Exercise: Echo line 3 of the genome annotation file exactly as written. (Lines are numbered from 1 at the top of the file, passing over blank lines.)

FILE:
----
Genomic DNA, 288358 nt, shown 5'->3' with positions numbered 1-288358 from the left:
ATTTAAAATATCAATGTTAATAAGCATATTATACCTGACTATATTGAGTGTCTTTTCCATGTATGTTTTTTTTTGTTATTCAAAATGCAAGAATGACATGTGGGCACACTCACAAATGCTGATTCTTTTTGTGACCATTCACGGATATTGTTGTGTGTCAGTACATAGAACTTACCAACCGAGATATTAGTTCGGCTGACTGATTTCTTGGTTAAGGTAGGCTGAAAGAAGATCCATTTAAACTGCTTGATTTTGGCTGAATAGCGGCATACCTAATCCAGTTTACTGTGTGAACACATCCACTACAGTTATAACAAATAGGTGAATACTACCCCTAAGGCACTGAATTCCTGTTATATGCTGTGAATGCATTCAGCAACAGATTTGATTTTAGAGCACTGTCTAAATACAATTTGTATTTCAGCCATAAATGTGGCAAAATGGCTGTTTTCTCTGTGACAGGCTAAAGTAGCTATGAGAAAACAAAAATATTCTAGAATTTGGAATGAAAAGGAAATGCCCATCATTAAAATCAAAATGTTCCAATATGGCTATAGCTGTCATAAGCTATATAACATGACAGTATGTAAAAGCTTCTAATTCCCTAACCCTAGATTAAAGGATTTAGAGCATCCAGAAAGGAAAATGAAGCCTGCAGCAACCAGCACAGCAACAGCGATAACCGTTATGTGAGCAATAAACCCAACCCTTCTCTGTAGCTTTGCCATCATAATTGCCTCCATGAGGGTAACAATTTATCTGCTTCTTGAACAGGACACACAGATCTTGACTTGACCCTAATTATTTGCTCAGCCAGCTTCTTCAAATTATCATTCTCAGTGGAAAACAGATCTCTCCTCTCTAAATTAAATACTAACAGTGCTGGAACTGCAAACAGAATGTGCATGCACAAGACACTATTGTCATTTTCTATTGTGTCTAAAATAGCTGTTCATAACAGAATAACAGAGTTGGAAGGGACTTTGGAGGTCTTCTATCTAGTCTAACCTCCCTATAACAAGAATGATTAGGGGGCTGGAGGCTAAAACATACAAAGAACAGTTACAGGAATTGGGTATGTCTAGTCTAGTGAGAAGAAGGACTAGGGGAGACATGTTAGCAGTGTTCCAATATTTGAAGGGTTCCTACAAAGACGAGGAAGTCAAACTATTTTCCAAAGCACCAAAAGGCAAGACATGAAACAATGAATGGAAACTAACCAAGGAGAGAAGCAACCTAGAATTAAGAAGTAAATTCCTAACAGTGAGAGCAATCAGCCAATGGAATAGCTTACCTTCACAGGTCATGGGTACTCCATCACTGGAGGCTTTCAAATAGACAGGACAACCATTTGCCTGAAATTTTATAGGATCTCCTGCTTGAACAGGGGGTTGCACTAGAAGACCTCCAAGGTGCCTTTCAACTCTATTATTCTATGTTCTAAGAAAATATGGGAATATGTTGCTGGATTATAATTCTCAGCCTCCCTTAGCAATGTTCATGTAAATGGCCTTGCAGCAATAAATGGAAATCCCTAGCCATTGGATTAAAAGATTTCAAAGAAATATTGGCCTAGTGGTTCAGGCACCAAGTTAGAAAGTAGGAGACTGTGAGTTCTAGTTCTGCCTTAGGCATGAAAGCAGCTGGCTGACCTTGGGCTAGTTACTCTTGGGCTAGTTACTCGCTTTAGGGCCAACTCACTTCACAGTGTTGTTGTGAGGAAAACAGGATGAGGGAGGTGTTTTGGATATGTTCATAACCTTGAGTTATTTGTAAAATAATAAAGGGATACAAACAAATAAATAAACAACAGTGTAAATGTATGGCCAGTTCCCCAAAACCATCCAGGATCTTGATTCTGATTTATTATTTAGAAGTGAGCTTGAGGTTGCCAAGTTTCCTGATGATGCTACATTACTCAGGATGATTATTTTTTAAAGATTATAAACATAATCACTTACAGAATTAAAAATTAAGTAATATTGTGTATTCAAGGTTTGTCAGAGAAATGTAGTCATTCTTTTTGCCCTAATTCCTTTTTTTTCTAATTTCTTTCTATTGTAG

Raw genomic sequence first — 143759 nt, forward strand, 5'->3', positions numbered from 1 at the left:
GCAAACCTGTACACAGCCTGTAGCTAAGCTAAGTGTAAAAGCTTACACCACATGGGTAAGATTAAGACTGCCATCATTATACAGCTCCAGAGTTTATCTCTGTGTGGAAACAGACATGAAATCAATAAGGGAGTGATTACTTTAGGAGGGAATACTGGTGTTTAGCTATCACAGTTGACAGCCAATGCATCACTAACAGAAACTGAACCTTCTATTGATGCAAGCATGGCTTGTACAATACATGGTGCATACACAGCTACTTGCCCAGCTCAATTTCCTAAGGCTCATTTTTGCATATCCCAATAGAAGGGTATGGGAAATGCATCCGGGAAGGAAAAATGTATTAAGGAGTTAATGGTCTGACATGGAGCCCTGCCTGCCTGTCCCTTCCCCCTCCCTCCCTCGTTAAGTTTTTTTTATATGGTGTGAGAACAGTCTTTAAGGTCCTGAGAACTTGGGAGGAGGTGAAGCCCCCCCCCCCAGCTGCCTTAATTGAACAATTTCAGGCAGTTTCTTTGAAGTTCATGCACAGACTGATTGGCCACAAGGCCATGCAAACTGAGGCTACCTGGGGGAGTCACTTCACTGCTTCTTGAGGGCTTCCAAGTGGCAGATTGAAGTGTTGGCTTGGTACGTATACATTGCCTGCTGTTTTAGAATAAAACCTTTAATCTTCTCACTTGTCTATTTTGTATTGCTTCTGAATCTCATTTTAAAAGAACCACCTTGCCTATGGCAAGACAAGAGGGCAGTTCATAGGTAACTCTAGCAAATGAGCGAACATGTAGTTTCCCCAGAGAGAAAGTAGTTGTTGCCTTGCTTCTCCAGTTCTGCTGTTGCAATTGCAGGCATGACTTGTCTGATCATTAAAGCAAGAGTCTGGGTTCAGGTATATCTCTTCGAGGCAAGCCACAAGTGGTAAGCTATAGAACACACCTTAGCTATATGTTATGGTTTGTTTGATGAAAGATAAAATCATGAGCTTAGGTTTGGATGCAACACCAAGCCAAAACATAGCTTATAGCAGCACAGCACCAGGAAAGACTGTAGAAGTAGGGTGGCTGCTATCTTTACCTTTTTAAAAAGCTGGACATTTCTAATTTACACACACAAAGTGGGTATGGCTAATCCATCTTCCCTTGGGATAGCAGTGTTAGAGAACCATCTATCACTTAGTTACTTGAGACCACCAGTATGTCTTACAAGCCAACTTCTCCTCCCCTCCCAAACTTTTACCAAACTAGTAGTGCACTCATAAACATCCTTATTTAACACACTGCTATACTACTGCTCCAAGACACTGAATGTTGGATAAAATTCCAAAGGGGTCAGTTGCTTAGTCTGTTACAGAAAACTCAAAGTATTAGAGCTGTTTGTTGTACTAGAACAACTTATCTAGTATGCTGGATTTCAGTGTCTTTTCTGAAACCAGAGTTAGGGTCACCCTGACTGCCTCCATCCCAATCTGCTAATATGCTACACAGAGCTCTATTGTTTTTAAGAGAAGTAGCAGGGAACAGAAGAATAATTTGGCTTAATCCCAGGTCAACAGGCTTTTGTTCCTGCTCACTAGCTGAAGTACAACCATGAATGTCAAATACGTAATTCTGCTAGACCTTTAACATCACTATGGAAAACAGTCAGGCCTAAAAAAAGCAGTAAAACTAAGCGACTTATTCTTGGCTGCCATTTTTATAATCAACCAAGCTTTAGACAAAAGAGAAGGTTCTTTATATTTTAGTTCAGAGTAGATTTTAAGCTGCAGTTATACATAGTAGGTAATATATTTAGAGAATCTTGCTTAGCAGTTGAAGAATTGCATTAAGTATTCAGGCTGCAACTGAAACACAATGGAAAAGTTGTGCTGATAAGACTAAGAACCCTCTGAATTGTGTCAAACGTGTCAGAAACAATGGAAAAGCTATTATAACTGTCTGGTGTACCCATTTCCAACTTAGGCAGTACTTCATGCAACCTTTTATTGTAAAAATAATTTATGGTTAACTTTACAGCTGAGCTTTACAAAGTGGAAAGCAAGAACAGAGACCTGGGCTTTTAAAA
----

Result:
Raw genomic sequence first — 143759 nt, forward strand, 5'->3', positions numbered from 1 at the left: